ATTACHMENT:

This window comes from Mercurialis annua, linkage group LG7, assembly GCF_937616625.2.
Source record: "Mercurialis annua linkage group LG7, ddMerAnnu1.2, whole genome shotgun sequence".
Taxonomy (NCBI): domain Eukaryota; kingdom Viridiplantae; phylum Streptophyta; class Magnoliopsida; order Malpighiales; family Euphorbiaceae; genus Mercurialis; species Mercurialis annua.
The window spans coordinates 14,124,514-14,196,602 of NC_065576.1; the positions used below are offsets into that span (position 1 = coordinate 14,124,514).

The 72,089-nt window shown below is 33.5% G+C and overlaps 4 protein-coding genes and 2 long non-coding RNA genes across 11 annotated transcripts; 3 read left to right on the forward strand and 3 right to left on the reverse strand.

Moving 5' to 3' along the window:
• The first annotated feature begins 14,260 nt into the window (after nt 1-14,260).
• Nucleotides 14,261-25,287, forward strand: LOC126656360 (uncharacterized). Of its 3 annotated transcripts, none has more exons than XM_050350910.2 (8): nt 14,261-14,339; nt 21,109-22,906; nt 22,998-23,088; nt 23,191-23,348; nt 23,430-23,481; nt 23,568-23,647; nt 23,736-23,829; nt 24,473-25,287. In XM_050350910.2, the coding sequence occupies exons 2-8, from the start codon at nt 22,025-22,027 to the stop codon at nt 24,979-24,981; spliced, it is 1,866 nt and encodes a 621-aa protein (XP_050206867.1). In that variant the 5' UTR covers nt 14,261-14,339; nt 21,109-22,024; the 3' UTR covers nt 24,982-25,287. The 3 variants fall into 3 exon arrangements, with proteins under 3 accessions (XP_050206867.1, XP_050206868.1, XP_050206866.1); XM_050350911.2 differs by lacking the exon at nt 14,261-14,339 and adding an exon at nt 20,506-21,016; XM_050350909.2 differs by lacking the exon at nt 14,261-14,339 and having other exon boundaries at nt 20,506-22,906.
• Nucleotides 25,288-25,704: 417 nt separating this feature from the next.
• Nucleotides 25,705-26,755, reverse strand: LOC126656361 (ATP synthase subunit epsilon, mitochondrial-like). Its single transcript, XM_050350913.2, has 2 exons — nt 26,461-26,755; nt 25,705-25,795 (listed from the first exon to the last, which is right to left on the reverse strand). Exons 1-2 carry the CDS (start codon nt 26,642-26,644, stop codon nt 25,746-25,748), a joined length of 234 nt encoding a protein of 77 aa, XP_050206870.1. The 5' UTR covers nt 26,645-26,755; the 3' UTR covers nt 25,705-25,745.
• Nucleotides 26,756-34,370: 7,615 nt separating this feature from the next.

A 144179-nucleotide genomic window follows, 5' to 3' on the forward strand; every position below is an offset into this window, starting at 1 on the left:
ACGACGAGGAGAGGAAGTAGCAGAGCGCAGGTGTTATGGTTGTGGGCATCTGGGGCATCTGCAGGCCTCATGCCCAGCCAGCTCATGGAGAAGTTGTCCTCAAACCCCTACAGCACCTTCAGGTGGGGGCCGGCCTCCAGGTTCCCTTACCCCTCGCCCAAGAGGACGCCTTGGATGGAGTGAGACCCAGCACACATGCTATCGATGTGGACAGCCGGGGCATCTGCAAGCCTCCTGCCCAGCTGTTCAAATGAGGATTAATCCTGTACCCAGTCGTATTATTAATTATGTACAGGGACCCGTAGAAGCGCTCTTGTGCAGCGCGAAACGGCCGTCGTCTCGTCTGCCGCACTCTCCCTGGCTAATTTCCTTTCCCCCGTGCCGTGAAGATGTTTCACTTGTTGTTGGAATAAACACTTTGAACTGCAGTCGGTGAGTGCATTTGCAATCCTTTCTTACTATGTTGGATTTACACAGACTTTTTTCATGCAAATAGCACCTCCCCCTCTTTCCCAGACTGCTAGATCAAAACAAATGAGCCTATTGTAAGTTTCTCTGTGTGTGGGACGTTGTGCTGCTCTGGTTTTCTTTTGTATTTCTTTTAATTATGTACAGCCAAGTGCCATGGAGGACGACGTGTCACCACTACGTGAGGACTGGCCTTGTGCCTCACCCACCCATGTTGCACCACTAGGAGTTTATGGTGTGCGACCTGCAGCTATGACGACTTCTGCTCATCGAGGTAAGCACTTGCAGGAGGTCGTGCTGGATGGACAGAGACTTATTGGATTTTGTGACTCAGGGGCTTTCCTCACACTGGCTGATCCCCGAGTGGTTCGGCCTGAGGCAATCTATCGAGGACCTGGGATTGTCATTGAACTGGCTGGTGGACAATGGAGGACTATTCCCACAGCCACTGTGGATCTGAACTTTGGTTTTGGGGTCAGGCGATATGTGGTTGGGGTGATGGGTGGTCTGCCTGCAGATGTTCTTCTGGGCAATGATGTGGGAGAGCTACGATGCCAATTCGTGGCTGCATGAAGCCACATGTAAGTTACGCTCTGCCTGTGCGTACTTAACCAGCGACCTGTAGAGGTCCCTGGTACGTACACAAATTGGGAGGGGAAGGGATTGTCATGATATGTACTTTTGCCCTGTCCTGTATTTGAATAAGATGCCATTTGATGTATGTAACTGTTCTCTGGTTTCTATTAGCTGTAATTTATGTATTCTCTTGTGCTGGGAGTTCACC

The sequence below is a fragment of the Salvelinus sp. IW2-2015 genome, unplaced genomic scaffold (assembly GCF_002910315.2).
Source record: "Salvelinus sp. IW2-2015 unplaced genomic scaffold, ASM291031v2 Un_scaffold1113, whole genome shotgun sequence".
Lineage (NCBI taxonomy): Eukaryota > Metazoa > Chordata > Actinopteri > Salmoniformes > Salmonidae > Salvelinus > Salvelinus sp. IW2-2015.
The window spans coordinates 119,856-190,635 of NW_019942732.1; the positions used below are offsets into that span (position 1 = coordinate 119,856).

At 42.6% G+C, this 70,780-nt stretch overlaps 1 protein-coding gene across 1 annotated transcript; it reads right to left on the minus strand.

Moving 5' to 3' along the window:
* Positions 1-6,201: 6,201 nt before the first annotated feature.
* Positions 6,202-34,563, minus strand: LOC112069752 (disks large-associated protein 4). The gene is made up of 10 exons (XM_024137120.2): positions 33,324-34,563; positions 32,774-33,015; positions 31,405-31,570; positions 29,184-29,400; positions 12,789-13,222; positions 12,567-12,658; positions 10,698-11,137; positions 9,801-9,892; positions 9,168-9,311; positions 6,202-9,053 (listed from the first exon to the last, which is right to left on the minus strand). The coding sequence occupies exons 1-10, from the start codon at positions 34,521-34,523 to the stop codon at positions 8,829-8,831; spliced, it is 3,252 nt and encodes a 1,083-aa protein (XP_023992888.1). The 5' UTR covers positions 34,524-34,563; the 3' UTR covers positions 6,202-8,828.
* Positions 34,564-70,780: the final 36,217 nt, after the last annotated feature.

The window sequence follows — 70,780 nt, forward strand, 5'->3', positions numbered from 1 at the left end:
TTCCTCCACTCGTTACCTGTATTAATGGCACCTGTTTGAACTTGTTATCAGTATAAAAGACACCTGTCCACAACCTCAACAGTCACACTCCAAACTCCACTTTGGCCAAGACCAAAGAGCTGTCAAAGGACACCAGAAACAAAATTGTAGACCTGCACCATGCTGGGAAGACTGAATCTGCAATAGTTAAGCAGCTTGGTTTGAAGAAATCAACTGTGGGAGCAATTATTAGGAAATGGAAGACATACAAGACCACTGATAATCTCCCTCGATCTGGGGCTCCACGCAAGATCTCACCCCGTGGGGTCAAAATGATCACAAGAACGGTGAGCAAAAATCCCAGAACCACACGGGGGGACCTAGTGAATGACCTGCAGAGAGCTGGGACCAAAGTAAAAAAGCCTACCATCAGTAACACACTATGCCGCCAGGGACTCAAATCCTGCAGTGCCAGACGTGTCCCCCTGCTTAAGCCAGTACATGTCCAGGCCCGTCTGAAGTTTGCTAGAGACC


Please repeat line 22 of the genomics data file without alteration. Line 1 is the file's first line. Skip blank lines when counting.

* Positions 34,564-70,780: the final 36,217 nt, after the last annotated feature.